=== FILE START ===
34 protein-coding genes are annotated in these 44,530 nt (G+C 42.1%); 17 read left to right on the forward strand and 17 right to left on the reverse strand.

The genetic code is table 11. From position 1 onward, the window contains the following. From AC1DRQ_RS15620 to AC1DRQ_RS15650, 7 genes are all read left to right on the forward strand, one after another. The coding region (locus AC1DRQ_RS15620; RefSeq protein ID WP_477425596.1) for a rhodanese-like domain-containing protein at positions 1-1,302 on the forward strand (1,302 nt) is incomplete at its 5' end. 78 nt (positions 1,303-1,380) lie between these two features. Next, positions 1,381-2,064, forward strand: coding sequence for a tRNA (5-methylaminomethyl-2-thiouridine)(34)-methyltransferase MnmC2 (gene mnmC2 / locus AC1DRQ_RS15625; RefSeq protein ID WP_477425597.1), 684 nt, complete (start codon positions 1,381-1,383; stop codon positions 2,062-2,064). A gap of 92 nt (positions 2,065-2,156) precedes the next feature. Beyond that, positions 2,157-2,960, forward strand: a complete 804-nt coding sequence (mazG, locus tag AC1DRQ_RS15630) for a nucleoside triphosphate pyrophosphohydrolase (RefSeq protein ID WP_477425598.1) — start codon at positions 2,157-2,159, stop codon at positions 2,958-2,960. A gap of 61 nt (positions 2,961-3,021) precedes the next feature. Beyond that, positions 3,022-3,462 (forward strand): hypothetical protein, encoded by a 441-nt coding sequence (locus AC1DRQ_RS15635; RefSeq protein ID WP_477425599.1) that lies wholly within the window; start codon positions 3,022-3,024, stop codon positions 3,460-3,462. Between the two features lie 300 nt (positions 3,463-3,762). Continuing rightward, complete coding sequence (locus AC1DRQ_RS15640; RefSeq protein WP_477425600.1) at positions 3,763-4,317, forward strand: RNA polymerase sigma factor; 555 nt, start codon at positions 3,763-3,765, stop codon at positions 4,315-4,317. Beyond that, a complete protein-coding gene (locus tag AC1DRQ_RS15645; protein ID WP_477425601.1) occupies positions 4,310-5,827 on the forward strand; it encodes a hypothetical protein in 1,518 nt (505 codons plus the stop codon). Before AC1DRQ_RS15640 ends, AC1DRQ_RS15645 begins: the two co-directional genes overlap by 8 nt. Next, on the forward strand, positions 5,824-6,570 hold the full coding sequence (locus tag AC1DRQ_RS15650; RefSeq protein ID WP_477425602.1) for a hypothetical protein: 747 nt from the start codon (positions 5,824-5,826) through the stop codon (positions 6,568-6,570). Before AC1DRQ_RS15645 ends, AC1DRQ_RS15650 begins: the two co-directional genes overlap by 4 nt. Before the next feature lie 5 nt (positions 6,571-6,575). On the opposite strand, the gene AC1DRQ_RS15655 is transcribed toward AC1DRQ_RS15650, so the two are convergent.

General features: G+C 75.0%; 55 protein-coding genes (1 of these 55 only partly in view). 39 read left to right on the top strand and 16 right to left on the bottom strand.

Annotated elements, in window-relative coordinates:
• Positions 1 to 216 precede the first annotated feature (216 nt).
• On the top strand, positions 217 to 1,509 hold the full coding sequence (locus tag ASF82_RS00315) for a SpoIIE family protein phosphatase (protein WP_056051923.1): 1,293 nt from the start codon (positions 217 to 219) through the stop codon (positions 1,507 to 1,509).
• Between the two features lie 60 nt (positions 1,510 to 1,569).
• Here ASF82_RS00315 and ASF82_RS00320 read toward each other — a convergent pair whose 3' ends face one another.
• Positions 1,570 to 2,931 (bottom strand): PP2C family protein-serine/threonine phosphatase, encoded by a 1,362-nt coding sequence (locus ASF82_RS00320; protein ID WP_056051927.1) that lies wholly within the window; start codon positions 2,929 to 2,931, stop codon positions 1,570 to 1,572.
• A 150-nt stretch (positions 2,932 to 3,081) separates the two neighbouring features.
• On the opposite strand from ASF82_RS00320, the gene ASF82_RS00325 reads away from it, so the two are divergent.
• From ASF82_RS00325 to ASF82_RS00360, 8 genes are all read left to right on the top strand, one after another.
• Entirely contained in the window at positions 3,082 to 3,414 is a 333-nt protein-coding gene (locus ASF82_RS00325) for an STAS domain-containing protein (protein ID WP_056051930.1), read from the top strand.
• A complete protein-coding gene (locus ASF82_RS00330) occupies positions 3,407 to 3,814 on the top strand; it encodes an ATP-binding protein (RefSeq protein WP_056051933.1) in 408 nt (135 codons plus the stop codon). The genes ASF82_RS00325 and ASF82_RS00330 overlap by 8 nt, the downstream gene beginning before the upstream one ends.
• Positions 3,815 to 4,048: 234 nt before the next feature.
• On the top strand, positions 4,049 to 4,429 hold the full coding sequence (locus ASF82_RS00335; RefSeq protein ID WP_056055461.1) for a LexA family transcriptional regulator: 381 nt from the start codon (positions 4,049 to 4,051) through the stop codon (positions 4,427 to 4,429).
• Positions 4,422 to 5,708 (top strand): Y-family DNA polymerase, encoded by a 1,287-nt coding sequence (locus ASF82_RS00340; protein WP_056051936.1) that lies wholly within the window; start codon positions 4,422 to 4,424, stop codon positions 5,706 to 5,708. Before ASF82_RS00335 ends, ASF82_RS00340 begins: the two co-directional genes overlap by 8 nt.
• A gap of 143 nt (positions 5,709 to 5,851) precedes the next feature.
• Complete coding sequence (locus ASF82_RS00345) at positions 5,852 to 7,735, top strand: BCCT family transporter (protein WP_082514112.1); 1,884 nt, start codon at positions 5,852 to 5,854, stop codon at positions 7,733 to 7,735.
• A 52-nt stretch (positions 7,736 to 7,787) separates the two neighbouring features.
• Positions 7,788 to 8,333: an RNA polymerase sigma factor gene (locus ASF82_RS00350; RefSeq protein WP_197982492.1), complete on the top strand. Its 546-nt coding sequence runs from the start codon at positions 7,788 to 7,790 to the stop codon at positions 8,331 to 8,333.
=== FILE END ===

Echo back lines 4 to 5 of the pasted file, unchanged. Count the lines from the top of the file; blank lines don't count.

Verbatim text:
Annotated elements, in window-relative coordinates:
• Positions 1 to 216 precede the first annotated feature (216 nt).